Registering, educating and getting out the vote is not "disgusting" or "completely inappropriate." What is "disgusting" and "completely inappropriate" is not responding effectively, productively, and positively to suppression and oppression.

As I read about the homegoing (funeral) service planned for next week, I pause and pray for the family and people of Ferguson. What next comes to mind for Michael Brown, Jr. and for change in Ferguson, is: be inspired -- register and vote! For Michael's parents, Lesley McSpadden and Michael Brown, Sr. and for change in Ferguson: be inspired -- register and vote! For all those who loved "Big Mike," and all the other unnamed youth who have died to "justifiable" or "legal interventions" by law officers and know that Ferguson deserves change: be inspired -- register and vote for justice and for the fulfilled promise of peace!

PFAW Foundation

Justice Ginsburg: The Biggest Mistake This Court Made Is in Campaign Finance

In an interview this week with the National Law Journal, Supreme Court Justice Ruth Bader Ginsburg shed light on what she sees as the biggest mistake the Court has made. Responding to a question about the Supreme Court being viewed as a political institution, Ginsberg volunteered her thoughts on the systemic problem of money in politics:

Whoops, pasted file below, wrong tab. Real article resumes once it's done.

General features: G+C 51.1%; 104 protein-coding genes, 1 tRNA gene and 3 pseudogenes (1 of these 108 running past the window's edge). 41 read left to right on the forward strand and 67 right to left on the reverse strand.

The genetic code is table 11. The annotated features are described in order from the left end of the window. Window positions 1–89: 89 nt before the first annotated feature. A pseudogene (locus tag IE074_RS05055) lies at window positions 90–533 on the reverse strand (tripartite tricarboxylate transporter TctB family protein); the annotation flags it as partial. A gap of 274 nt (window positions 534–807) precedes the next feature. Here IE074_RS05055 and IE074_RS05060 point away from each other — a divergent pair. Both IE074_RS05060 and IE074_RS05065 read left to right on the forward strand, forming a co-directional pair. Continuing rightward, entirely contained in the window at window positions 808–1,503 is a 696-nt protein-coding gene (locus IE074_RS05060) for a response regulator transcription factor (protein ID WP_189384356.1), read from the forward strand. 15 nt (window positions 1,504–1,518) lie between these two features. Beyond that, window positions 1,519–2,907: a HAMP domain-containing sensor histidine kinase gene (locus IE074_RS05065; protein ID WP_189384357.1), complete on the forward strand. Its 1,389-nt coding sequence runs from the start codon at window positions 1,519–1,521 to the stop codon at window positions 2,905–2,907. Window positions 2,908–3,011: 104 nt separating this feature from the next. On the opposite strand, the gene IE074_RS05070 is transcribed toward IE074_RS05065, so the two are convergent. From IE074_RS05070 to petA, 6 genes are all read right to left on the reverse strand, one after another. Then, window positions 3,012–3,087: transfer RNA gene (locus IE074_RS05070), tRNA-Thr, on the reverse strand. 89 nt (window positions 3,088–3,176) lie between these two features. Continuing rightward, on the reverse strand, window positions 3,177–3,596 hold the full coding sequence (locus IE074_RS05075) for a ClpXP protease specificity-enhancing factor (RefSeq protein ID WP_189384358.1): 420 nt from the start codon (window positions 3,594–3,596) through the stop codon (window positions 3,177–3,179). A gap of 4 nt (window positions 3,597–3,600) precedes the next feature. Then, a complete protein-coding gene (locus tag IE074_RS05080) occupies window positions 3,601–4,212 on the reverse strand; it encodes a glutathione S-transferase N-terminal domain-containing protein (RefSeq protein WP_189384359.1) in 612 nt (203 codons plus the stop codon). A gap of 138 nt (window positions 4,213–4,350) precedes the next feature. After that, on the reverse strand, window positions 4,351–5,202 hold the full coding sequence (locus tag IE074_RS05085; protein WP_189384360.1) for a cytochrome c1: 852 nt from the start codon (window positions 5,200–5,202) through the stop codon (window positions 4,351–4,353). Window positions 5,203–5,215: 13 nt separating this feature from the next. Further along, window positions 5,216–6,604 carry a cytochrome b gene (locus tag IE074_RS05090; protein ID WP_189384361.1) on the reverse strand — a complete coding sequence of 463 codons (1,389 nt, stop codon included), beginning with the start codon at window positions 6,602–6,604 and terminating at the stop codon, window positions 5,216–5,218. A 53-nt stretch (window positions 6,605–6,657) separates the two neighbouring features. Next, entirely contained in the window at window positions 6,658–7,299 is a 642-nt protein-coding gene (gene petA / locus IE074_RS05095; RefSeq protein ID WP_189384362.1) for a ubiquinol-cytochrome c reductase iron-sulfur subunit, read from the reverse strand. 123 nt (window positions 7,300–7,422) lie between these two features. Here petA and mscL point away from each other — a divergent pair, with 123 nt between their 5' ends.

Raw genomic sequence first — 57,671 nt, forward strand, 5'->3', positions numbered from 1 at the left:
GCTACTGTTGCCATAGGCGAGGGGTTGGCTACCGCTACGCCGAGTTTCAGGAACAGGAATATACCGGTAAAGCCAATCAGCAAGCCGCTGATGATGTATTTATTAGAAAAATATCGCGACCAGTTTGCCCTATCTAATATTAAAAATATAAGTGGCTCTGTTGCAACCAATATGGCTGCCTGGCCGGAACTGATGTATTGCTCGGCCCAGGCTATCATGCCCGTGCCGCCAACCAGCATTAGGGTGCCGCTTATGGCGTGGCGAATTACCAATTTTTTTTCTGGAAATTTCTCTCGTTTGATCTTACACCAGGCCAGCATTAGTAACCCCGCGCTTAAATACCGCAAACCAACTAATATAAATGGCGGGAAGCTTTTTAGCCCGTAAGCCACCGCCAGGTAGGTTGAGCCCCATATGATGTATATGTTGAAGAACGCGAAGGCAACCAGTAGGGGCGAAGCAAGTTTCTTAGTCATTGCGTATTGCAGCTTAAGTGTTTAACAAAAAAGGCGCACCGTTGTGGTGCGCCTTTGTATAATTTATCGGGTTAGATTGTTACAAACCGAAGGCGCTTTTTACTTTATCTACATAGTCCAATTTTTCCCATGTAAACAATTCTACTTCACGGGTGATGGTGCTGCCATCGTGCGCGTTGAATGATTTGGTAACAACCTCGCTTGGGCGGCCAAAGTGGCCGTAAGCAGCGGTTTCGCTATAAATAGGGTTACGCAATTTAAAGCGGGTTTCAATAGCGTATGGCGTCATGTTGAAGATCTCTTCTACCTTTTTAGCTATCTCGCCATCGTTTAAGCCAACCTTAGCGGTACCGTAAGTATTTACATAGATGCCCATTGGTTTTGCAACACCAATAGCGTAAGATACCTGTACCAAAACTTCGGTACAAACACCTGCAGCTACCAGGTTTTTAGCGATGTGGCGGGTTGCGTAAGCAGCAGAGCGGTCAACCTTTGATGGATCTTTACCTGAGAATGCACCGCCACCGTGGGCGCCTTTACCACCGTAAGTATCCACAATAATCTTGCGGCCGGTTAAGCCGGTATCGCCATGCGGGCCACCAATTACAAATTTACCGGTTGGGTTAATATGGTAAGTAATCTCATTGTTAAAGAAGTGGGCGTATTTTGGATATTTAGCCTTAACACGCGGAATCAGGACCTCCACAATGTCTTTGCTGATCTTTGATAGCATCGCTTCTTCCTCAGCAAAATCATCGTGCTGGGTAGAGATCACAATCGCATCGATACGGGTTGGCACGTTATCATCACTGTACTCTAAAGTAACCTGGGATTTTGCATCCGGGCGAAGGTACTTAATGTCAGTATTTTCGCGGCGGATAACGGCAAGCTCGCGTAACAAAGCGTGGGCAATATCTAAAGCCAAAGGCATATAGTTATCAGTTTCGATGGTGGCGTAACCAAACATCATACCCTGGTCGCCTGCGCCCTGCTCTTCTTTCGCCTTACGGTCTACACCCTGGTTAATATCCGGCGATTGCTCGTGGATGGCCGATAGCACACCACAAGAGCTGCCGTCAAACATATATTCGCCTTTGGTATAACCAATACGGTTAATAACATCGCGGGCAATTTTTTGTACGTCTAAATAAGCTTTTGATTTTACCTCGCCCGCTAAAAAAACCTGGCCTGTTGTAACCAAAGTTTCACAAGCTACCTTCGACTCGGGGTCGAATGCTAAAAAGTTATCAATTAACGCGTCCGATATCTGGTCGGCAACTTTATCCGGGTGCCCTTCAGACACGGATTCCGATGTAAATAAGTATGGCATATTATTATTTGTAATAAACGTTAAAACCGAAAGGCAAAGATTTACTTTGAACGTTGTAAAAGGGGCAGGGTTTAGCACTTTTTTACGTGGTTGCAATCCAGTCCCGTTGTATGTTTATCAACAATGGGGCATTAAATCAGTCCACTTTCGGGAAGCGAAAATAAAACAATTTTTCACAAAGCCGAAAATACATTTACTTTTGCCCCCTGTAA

I think the biggest mistake this court made is in campaign finance, which Justice [Sandra Day] O’Connor could have saved us from. She left. Justices O’Connor, [John Paul] Stevens and [David] Souter (who supported campaign finance regulations) were Republican voters from the time they could vote and came from families that were always Republican. It should be increasingly clear how [money] is corrupting our system, and it is spreading in states that elect their judges.

The 81-year-old Ginsberg has served on the court since 1993, when she was nominated by President Bill Clinton. Many controversial decisions have been handed down by the Supreme Court in recent years, and citing campaign finance as the greatest mistake is significant — particularly in light of the ongoing push for a 28th amendment to roll back the undue influence of big money in politics. The proposed Democracy for All Amendment is gaining steam at the right time. Individuals, organizations, and now even Supreme Court justices are recognizing money in politics as the underlying issue that stymies progress on so many other fronts.